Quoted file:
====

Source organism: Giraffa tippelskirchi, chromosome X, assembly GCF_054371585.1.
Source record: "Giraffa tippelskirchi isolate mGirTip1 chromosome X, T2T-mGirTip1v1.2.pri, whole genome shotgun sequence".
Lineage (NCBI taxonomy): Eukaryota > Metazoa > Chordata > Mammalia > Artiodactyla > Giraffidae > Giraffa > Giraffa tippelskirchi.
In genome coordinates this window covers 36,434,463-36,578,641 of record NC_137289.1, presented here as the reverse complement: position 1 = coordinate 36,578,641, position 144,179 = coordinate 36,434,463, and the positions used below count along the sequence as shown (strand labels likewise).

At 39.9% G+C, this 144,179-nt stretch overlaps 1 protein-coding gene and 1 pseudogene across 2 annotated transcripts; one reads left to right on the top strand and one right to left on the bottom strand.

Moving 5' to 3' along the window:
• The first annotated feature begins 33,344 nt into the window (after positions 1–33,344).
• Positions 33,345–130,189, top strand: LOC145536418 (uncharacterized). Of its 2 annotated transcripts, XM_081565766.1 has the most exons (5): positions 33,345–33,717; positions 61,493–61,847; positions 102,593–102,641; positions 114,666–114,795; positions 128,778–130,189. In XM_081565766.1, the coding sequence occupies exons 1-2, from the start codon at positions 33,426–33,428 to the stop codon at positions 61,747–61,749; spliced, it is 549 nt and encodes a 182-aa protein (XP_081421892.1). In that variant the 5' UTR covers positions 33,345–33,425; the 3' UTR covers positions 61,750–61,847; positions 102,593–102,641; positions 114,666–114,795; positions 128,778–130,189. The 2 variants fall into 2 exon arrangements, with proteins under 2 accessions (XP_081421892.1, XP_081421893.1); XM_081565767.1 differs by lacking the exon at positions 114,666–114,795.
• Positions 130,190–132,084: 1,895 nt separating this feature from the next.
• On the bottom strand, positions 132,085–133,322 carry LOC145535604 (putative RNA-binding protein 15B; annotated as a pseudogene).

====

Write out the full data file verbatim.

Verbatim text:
Source organism: Giraffa tippelskirchi, chromosome X, assembly GCF_054371585.1.
Source record: "Giraffa tippelskirchi isolate mGirTip1 chromosome X, T2T-mGirTip1v1.2.pri, whole genome shotgun sequence".
Lineage (NCBI taxonomy): Eukaryota > Metazoa > Chordata > Mammalia > Artiodactyla > Giraffidae > Giraffa > Giraffa tippelskirchi.
In genome coordinates this window covers 36,434,463-36,578,641 of record NC_137289.1, presented here as the reverse complement: position 1 = coordinate 36,578,641, position 144,179 = coordinate 36,434,463, and the positions used below count along the sequence as shown (strand labels likewise).

At 39.9% G+C, this 144,179-nt stretch overlaps 1 protein-coding gene and 1 pseudogene across 2 annotated transcripts; one reads left to right on the top strand and one right to left on the bottom strand.

Moving 5' to 3' along the window:
• The first annotated feature begins 33,344 nt into the window (after positions 1–33,344).
• Positions 33,345–130,189, top strand: LOC145536418 (uncharacterized). Of its 2 annotated transcripts, XM_081565766.1 has the most exons (5): positions 33,345–33,717; positions 61,493–61,847; positions 102,593–102,641; positions 114,666–114,795; positions 128,778–130,189. In XM_081565766.1, the coding sequence occupies exons 1-2, from the start codon at positions 33,426–33,428 to the stop codon at positions 61,747–61,749; spliced, it is 549 nt and encodes a 182-aa protein (XP_081421892.1). In that variant the 5' UTR covers positions 33,345–33,425; the 3' UTR covers positions 61,750–61,847; positions 102,593–102,641; positions 114,666–114,795; positions 128,778–130,189. The 2 variants fall into 2 exon arrangements, with proteins under 2 accessions (XP_081421892.1, XP_081421893.1); XM_081565767.1 differs by lacking the exon at positions 114,666–114,795.
• Positions 130,190–132,084: 1,895 nt separating this feature from the next.
• On the bottom strand, positions 132,085–133,322 carry LOC145535604 (putative RNA-binding protein 15B; annotated as a pseudogene).